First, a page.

Congressman Schiff Speaks in Support of the Voting Rights Reauthorization

Mr. SCHIFF. Mr. Speaker, I ask unanimous consent to speak out of order.

The SPEAKER pro tempore. Without objection, the gentleman from California is recognized for 5 minutes.

There was no objection.

Mr. SCHIFF. Mr. Speaker, last week, the Republican leadership decided to pull the Voting Rights Act Reauthorization legislation from the floor. Debate on this historic civil rights statute had been scheduled for last Wednesday afternoon, and just hours before it was to start, the bill was withdrawn from consideration.

As a cosponsor of this important bill, I am deeply troubled by the majority leadership's willingness to allow extreme members of their party to hijack reauthorization of the Voting Rights Act, a law that has protected minority voters from intimidation and discrimination for 40 years. It was an act unbefitting a party that calls itself the ``Party of Lincoln.''

The original Voting Rights Act reinforced the Constitution's 15th amendment guarantee that race cannot be a bar to any citizen's right to vote. Although the 15th amendment was ratified in 1870, it took nearly 100 years for Congress to give it teeth with the Voting Rights Act. Until then, the rights of millions of Americans to vote was nullified by poll taxes, literacy tests, voter intimidation, and outright violence. Only in 1965, with the passage of the Voting Rights Act, were African Americans finally able to exercise the right to vote. But the path to this legislation was by no means easy.

On March 7, 1965, what has become known as Bloody Sunday, 600 civil rights marchers peacefully protested for the right to vote. Upon reaching the Edmund Pettus Bridge in Selma, Alabama, the marchers were attacked by State and local police, who tear-gassed them and beat them with batons.

Three years ago, in commemoration of the struggle for civil rights, I joined a pilgrimage led by my colleague Congressman JOHN LEWIS through many of the sites that were part of the fight for true equality here in America. We visited the Edmund Pettus Bridge, and on the wall of my office is a picture of the delegation, black, white, Asian and Latino, standing together in celebration of the sacrifices of those who marched there.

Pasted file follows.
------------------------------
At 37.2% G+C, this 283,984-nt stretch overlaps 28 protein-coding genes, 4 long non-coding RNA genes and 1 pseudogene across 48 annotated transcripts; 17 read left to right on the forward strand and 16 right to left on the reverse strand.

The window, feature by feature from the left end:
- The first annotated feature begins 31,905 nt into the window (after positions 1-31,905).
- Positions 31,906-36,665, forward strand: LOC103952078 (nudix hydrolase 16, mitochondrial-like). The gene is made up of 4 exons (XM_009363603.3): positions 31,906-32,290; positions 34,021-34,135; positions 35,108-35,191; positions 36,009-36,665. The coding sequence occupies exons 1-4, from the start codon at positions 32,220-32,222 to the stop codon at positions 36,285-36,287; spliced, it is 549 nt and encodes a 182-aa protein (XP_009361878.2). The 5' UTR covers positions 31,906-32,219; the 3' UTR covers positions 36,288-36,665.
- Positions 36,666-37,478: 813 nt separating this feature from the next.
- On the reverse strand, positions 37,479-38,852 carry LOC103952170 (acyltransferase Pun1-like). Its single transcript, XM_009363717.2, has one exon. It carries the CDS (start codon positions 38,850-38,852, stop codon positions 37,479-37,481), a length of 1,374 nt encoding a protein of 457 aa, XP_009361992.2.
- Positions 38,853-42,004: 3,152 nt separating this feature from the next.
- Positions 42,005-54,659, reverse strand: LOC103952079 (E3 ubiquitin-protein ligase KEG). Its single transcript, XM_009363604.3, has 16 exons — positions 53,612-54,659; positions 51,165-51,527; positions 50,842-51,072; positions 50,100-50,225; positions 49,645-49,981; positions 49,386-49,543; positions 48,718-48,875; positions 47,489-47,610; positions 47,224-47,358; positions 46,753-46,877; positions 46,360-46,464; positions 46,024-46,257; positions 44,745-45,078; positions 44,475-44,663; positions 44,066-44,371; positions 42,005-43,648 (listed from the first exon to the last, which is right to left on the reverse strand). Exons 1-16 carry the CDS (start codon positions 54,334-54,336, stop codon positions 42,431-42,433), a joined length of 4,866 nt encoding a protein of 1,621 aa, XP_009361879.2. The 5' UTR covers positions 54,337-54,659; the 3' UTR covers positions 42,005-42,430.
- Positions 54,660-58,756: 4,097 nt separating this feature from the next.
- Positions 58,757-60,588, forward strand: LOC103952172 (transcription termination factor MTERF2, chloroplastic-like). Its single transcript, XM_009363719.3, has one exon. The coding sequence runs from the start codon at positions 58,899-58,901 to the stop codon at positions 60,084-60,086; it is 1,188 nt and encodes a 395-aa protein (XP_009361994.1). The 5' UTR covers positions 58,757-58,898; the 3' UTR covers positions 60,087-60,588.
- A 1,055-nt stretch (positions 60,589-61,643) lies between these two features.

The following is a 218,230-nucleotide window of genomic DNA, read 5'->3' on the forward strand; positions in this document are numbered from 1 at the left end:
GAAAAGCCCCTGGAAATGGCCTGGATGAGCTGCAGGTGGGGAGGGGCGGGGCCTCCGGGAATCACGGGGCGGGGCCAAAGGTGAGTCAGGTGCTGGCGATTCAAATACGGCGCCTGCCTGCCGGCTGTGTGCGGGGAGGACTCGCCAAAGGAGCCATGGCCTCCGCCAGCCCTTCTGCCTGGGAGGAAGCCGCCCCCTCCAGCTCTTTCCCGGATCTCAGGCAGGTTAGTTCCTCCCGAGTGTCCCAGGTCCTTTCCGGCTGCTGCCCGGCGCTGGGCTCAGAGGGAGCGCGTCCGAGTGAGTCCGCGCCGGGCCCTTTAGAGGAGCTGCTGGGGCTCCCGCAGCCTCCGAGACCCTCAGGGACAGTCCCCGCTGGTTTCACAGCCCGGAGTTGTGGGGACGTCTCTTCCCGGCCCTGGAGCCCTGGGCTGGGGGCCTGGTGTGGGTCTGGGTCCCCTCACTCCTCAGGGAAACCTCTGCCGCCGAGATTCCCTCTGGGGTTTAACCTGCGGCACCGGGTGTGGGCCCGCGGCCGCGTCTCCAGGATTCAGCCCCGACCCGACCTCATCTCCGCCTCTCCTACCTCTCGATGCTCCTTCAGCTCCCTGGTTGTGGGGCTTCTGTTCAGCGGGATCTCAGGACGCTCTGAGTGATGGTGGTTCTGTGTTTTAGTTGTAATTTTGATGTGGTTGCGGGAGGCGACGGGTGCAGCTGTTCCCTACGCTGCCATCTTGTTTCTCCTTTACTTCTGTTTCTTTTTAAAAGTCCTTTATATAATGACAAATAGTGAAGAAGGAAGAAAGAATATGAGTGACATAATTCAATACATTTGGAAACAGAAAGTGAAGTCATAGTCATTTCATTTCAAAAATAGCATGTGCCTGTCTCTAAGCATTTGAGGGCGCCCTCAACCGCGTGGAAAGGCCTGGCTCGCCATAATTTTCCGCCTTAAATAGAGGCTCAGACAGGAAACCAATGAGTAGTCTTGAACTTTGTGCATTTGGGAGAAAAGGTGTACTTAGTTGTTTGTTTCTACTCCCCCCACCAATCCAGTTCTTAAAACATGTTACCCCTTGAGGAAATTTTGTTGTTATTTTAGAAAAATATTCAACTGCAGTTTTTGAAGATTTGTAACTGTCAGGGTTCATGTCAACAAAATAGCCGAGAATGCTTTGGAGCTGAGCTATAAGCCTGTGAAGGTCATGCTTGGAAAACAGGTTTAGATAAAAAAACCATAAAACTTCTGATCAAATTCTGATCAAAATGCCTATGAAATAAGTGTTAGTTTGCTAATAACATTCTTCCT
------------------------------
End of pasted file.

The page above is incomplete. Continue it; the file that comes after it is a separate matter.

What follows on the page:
Standing there then and reflecting on the experience now, it is impossible to miss the transcendent importance of the unfettered right to vote. It was powerful enough then to garner the hatred of a mob of segregationists, and it inspires us now to continue to fight for reauthorization of the legislation and the full protections of our sacred franchise. I welcome a debate over the continuing vitality of the Voting Rights Act, but I deplore the delay which the Republican leadership's decision to pull the bill has occasioned.

In the decades since President Lyndon Johnson signed the Voting Rights Act into law, racial discrimination is still far too prevalent a feature of elections across the Nation from California to Florida. It is very true that significant progress has been made in the past 41 years since the VRA was first passed, and minority voters have a much greater voice in the political process today because of the Voting Rights Act. Despite that, after every election, we still hear stories of voter discrimination and intimidation, and we are reminded that this legislation remains important today, and we cannot let the provisions of the VRA expire.

These expiring provisions, preclearance of election law changes for jurisdictions with a history of discrimination, Federal observers at polls, and language assistance for limited English speakers, are still needed to ensure minority voting rights. It is evident to those from my State of California just how critical, for example, language assistance is for those with limited English skills.

We do not make our elections easy on voters. In a State where 135 candidates ran for Governor 3 years ago, it should be no surprise that during the 2004 general election, the California voter guidebook was nearly 200 pages. This guide included information on candidates and ballot measures that helped voters prepare for the election. Even native English speakers struggled to digest the ballot arguments in preparation for voting. For citizens with limited English proficiency, the task was all the more daunting.

I believe all U.S. citizens should learn the English language. It is the key to upward mobility in our society and a powerful common bond. Yet new citizens still learning the English language have the right to vote. Thankfully, due to the VRA, our polling sites provide language assistance so that all citizens can meaningfully participate in the election process, including new citizens still struggling to master the English language.

The right to vote for every American citizen is the foundation of our democracy. Unfortunately, there are still barriers to overcome, and we as a Nation must not give up on the protections that give content to that right. I am proud to support the Voting Rights Act Reauthorization and will continue to do my part to ensure that the VRA remains effective and enforced. For this reason, Mr. Speaker, I call upon the leadership to take immediate action to bring this legislation to the floor for a vote.